2. As you point out, one must remember that the European term ‘dance’ is in a way ethnocentric and only applies to certain (western) ideas of what certain types of movement is. From a more global and ethnochoreological perspective one should think of dance as a ‘human based movement system’ as the term ‘dance’ does not apply to movement in connection with song / drumming / music etc. globally. In fact a term such as ‘African dance’ does not exist in any indigenous language of Africa apart from in the colonising languages of English, French, German and so forth. African terms are more inclusive of many aspects of particular events and commonly infer sound and movement in an integrated relationship. ‘Dance’ is not a universal term. So I agree with your points Michael that one must look broader and at terms signifying events or to references to song (music) to find ‘dance’ in early ‘Gaelic’ sources. I once saw James MacDonald-Reid and a group of dancers perform a Gaelic call and response song (I forget which) in Stirling and they danced slowly to the rhythm of the song in a circle with arms interlocked similar to a Faeroese Kvad dance or a Balkan circular dance. Worked for me.

  3. As I have a strong dislike of the terms “European” and (especially) “western”, I must add a little elaboration here. The actual distinction is one between rural societies and urban societies that have élites with lots of luxury time and distinguishing education. The latter inevitably rather consciously develop forms of cultural expression which are increasingly specialized and complex, and that pull apart “simple and organic” forms to become distinct, contrasting, discrete and intricate.

    I’m sure that the same processes and resulting distinctions could be found in the courts of Imperial China, feudal Japan, the Maya, classical India, etc. So, it’s not about being “western”, it’s about urban élitism.

    I perhaps should have stated the case as follows: there is no need to develop a term for “dance” (or “choreography”) when the activity in question is understood to be an integral and relatively simple and undistinguished aspect of the performance of music or song.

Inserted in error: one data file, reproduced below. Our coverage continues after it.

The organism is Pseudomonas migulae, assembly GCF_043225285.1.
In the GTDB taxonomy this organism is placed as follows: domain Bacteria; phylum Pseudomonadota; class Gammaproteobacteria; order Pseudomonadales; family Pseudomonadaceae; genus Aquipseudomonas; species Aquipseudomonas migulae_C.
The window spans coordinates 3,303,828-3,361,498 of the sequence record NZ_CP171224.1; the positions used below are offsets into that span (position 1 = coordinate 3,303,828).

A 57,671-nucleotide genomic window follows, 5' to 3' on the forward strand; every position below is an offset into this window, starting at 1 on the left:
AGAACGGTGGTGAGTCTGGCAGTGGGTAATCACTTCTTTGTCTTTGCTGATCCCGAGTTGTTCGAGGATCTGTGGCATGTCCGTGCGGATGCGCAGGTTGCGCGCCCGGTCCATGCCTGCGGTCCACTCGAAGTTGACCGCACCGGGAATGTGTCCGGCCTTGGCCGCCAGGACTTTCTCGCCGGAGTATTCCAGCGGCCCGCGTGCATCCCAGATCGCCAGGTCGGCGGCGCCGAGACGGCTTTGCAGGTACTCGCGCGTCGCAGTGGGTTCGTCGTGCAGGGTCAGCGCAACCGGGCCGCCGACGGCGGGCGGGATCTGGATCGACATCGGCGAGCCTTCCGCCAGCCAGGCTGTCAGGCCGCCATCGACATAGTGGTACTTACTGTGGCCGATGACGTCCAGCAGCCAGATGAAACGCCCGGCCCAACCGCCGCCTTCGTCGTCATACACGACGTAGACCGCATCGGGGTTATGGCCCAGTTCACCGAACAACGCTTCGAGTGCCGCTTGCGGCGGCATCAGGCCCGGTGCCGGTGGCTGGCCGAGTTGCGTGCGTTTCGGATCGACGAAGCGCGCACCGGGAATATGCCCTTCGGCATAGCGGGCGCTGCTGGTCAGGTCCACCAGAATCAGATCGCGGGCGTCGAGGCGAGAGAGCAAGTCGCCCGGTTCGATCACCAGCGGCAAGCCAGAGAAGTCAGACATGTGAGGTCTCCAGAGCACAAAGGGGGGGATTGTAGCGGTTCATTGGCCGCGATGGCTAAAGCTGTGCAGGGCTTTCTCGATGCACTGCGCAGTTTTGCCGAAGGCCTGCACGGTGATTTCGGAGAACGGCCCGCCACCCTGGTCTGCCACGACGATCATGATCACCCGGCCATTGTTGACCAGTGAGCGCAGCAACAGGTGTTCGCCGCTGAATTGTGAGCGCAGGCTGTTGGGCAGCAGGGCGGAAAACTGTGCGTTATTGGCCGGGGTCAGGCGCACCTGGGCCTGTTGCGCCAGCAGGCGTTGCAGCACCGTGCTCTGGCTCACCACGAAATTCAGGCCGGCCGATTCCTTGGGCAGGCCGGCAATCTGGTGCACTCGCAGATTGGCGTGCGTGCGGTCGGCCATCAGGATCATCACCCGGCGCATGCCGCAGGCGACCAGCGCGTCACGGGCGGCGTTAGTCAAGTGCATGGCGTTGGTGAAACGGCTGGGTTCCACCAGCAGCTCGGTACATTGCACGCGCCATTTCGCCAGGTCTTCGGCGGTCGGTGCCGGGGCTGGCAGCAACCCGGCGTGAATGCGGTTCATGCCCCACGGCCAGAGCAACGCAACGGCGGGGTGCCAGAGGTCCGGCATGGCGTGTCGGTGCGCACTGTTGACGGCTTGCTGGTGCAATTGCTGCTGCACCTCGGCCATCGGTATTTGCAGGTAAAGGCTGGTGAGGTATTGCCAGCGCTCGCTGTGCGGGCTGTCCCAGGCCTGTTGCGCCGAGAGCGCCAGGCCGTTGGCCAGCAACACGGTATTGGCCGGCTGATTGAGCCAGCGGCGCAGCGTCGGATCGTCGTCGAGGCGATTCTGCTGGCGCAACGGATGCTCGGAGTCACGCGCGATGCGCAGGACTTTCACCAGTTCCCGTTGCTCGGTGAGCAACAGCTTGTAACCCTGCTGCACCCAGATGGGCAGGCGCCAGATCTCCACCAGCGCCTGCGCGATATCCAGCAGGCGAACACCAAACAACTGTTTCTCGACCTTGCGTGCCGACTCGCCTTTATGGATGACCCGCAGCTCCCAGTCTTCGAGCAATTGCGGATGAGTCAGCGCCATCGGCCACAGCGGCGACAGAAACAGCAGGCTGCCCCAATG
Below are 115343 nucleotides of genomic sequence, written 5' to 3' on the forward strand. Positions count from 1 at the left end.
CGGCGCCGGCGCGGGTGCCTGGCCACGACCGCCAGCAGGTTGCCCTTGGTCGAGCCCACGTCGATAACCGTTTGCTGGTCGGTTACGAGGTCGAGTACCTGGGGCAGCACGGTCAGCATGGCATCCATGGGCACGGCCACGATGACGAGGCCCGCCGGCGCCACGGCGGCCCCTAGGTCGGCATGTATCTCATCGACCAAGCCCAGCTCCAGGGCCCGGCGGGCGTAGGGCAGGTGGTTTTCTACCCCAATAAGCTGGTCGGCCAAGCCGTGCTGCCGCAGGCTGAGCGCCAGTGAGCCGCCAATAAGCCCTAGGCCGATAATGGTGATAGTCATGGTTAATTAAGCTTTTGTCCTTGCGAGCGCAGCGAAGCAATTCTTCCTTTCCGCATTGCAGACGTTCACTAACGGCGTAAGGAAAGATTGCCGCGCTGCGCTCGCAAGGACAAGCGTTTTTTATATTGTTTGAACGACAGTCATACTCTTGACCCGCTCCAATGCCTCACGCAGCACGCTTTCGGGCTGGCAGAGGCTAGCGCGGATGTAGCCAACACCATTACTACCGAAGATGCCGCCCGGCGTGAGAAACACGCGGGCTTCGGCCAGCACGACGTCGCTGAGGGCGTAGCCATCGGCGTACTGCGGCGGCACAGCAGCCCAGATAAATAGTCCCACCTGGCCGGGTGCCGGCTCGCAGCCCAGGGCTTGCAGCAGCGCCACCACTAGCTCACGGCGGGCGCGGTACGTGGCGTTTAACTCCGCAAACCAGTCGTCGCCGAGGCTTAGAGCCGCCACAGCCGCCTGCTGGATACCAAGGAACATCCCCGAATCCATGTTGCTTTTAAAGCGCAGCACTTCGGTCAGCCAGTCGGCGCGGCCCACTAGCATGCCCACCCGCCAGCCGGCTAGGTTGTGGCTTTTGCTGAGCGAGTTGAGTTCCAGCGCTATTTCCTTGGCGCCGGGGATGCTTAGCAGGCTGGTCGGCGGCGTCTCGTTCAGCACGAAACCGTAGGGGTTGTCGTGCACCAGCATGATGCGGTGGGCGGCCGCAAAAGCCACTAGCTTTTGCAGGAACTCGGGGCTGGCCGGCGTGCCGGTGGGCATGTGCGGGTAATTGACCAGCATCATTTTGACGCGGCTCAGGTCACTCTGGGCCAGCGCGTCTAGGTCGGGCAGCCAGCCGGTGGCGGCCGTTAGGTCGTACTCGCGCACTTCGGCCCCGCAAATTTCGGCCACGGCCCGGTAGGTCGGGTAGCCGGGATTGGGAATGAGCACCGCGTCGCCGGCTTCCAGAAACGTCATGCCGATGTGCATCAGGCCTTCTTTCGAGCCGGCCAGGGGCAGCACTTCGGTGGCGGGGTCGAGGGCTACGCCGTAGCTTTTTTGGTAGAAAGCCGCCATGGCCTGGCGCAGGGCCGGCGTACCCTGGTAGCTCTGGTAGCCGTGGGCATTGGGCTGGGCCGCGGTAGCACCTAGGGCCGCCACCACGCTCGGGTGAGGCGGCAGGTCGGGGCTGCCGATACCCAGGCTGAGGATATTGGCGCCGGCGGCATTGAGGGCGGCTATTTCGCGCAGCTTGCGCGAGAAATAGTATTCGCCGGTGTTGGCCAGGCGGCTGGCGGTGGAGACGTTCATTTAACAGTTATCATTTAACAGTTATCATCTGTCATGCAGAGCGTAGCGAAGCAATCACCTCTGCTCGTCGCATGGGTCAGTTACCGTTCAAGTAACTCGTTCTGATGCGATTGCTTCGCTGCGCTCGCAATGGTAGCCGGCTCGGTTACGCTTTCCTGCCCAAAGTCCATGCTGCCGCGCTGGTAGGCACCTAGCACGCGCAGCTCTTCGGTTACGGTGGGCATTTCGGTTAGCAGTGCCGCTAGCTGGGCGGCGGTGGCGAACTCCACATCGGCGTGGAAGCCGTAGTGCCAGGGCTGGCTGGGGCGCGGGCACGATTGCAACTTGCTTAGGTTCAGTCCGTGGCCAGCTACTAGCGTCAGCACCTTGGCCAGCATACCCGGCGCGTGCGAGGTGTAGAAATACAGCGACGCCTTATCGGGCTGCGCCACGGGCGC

There is a parallel in the development of instrumental music in Europe which, unsurprisingly, was developing an independent life of its own in this same time period due to the same processes. Prior to the 14th century, instruments were understood to be primarily as a means to echo, imitate or support the human voice performing song. This began to take on more sophisticated and complex form so as to have its own identity and functions, increasingly specialized and “refined”.

    Similarly, as choreographic structures began to become detached from an integral performance of song and take on increasingly complex form as an aspect of élite cultural expression, divorced from its vernacular song origins, it was necessary to develop associated terminology which marked its separate identity and existence. This development did not happen in the Gaelic world – Ireland or Scotland – until the encounter with the Anglo-Norman world. There were many conceptual and material consequences of this encounter: see http://www.amazon.com/The-Making-Europe-Conquest-Colonization/dp/0691037809

    • Agree with your elaboration Michael of urban vs. rural. My statement was based on that what is now the most common daily usage of the word ‘dance’ should be considered in relation the lack of its use in in many cultures and perhaps commonly in rural settings. I would also add that those who wrote our histories were predominantly the educated urban elite which has, and sadly often still, ignores the oral traditions of the many and predominantly rural people of many places. And yes there are ‘elite’ dance forms in many places round the world, some of which that have only recently become recognised as comparable to ‘ballet’ for example. This is a whole other discussion of course, but we can not ignore the power of the choice of words of the literate on the usage of the same in oral tradition over time. Therefore I agree with you that we need to think broader in terms of what terminology is/was used in oral tradition as indigenous inclusive terms for events that involved what we now separate with the terms music, song and dance.

      • I see. That Spanish dance probably is based on an ancient ritual of martial training performed by the young men of the community -this could explain the strong geometrical figures an the intricate movements.
        And the Iberian peninsula is not so far from ‘home’. ;) Thanks.

    • You say “probably is based on an ancient ritual…” The problem is that these things are never static but are periodically hybridised with new contemporary forms and so inevitably evolve, even if slowly. While it may be “based on” something old and have great continuity, it has no doubt changed. Look at language as an analogy.

  4. I wound be interested in suggestions of specific songs that would work for this kind of choral ring-dance. Do we think that some waulking songs might represent the kind of song that is suitable for a dance like this, or are the demands of waulking too different? Is it possible that some early collectors mis-categorised ring-dance songs as “waulking songs”?

  5. Michael — I am so pleased to have made your acquaintance and look forward to future meetups.
    I’ll be very interested in learning about dance and Gaelic dance in particular! Perhaps it is time for a dance narrative piece with Gaelic dance as the vocabulary!